Religious Americans Agree on Limiting In-Person Services, Split on Returning to Worship as Usual

Daniel A. Cox, Robert Griffin May 22, 2020

Voter Study Group

Houses of worship across the United States have closed their doors to help stop the spread of COVID-19. These closures have occasionally become cultural flashpoints — with some religious leaders holding service in defiance of state and local health ordinances. As states move to reopen and ease many of the restrictions meant to fight the pandemic, majorities of Americans remain concerned about COVID-19, and it’s unclear what in-person religious services will look like.

New data from Democracy Fund + UCLA Nationscape shows areas of alignment and division on restoring religious conventions during the pandemic.

Most Americans believe state and local governments should have the authority to shutter places of worship temporarily to reduce transmission of the coronavirus. In Nationscape data collected between April 23 and April 30, more than three-quarters (77 percent) of the public said state and local governments should be able to limit people’s right to attend religious services in person in order to limit the spread of COVID-19. Fewer than one in four (23 percent) Americans said that the right to attend religious services in person should be protected, even if it increases the risk of people exposing themselves and others to the disease.

Further, there was widespread agreement across major religious traditions in support of governmental authority to curb religious gatherings. A majority of white evangelical Protestants (60 percent), white mainline Protestants (74 percent), white Catholics (75 percent), black Protestants (76 percent), members of non-Christian religious traditions (76 percent), Hispanic Catholics (82 percent), and religiously unaffiliated Americans (85 percent) believe government officials have the power to limit Americans from attending religious services.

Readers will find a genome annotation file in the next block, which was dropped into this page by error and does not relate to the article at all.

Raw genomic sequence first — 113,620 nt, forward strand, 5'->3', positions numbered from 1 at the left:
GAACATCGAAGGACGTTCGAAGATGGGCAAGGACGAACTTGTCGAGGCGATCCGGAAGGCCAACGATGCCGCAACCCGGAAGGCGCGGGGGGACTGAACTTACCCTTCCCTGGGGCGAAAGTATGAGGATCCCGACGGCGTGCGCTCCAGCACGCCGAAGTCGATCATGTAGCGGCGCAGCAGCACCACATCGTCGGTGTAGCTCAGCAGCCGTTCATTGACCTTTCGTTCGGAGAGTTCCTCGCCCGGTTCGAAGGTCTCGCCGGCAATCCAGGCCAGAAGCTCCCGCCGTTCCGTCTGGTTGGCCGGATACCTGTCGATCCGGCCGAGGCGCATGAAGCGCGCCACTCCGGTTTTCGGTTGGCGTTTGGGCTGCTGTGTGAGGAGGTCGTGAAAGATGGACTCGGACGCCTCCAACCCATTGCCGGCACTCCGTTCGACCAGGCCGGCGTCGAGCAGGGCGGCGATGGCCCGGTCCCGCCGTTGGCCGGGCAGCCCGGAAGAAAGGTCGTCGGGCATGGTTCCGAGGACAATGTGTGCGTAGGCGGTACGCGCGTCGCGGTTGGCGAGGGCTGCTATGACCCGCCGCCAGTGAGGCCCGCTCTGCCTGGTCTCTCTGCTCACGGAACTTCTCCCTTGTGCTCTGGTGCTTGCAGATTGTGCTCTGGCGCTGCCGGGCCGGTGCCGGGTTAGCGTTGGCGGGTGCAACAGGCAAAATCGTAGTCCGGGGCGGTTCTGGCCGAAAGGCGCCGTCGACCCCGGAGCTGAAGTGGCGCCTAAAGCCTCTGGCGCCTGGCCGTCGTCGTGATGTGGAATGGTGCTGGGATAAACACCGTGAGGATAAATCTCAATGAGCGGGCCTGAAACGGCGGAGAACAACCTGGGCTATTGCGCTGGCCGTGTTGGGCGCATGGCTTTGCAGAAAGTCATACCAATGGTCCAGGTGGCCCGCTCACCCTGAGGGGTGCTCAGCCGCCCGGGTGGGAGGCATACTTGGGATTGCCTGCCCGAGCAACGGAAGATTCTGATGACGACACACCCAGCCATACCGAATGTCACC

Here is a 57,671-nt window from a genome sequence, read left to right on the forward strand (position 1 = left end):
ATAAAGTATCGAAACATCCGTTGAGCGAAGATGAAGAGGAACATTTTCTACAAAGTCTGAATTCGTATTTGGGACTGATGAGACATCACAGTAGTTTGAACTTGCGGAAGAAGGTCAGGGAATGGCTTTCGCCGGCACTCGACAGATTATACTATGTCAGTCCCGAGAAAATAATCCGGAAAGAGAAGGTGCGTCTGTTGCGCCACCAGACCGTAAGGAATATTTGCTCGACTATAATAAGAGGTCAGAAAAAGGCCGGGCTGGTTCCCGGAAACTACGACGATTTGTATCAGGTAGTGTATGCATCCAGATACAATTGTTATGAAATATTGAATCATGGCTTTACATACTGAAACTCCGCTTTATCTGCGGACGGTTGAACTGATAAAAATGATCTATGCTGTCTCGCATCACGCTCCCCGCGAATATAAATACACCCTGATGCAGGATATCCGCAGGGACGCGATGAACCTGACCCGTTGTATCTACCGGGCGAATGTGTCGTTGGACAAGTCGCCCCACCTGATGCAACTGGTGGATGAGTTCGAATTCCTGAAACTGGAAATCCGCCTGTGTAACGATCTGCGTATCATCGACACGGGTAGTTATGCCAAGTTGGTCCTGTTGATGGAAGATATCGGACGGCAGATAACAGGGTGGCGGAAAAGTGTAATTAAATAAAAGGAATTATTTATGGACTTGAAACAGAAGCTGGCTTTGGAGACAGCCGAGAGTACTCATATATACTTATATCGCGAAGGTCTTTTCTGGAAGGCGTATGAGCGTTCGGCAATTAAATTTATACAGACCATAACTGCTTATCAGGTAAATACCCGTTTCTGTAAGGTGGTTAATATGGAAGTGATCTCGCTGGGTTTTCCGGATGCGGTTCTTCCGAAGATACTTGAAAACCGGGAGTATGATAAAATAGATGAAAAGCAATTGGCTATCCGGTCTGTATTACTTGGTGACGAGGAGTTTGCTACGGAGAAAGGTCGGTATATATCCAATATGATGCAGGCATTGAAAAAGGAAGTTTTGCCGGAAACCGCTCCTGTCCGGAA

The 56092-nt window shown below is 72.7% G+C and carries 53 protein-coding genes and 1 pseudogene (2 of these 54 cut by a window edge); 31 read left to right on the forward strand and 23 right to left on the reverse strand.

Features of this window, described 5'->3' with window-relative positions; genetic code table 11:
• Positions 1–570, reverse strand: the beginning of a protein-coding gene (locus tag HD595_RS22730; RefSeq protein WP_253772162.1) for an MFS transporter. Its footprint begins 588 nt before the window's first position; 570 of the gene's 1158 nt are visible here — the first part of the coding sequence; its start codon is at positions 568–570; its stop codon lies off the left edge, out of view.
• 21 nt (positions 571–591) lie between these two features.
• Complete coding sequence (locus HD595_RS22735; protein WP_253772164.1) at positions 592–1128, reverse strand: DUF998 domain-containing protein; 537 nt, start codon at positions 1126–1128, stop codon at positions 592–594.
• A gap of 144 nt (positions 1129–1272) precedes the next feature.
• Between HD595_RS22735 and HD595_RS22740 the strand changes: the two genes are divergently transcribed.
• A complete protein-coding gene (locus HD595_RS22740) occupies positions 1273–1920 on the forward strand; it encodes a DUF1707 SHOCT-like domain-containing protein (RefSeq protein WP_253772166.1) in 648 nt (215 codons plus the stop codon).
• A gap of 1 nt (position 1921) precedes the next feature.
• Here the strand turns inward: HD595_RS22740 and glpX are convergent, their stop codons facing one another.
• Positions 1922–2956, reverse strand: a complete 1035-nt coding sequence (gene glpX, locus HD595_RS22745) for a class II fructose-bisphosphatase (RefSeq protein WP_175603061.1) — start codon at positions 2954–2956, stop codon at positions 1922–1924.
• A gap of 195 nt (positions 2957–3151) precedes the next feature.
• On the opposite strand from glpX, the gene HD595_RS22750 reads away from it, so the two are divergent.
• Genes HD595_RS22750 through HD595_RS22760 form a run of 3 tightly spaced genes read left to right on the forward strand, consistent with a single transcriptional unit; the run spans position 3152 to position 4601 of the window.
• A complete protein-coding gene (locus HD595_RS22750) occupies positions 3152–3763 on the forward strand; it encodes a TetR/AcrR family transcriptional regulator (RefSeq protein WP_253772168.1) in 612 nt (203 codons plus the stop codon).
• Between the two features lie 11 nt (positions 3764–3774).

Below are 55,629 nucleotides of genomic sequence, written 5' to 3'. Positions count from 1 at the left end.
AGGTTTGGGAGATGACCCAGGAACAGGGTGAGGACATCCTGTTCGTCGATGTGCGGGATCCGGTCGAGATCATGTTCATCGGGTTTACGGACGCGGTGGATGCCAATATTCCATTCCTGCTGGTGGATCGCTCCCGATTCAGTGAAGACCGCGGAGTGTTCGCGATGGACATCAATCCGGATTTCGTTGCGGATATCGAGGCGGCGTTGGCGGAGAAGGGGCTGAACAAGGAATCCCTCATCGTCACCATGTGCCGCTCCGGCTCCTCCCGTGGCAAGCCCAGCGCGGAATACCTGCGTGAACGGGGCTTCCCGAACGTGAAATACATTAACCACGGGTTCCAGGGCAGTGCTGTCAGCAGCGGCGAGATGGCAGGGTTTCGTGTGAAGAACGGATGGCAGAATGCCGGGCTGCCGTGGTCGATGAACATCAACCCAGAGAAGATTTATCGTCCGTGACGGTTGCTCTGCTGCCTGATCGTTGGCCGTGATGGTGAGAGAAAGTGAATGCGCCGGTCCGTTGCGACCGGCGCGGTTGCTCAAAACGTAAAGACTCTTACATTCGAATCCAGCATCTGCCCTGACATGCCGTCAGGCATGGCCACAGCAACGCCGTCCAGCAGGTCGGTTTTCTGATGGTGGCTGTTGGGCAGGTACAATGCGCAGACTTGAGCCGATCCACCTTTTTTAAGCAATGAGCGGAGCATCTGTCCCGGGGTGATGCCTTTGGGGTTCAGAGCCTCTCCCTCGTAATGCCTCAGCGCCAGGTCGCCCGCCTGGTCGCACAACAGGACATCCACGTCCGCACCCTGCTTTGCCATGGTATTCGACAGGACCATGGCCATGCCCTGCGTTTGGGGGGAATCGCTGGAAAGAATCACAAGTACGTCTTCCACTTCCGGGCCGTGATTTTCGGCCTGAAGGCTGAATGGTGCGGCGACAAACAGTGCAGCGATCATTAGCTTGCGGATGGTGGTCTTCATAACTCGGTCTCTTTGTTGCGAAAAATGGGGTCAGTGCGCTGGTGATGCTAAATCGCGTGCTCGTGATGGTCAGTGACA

Even if restrictions were lifted, not all Americans are ready to attend in-person services. In Nationscape data collected between April 16 and May 6, fewer than half (48 percent) of religiously affiliated Americans who attended services before the COVID-19 outbreak say they would definitely or probably attend religious services even if public health officials deemed it safe.(1)

On this question, there are striking differences across religious traditions. More than six in ten (63 percent) white evangelical Protestants who attended services before the pandemic say they would likely return to the pews if public health officials advised lifting those restrictions. Fewer Muslims (50 percent), white Catholics (47 percent), white mainline Protestants (46 percent), black Protestants (46 percent), Hispanic Catholics (38 percent), and Jews (33 percent) who participated in worship services previously say they would be likely to return. At least half of those belonging to these religious groups say they are not likely to attend a worship service even if public health officials endorse lifting the restriction.

(1) Data was combined over several weeks to make estimates for smaller religious groups possible.

As more states and localities begin to open up in various ways, relatively few members of the public dispute that the government should be able to limit in-person services in order to combat COVID-19. But even with increased opportunities to head back to formal, in-person worship services, public health concerns loom large in the minds of many Americans. At this stage, many are still weighing the risk that comes with participating in activities that put them in close contact with others. For houses of worship, this means things may not return to normal even when their doors are open again.

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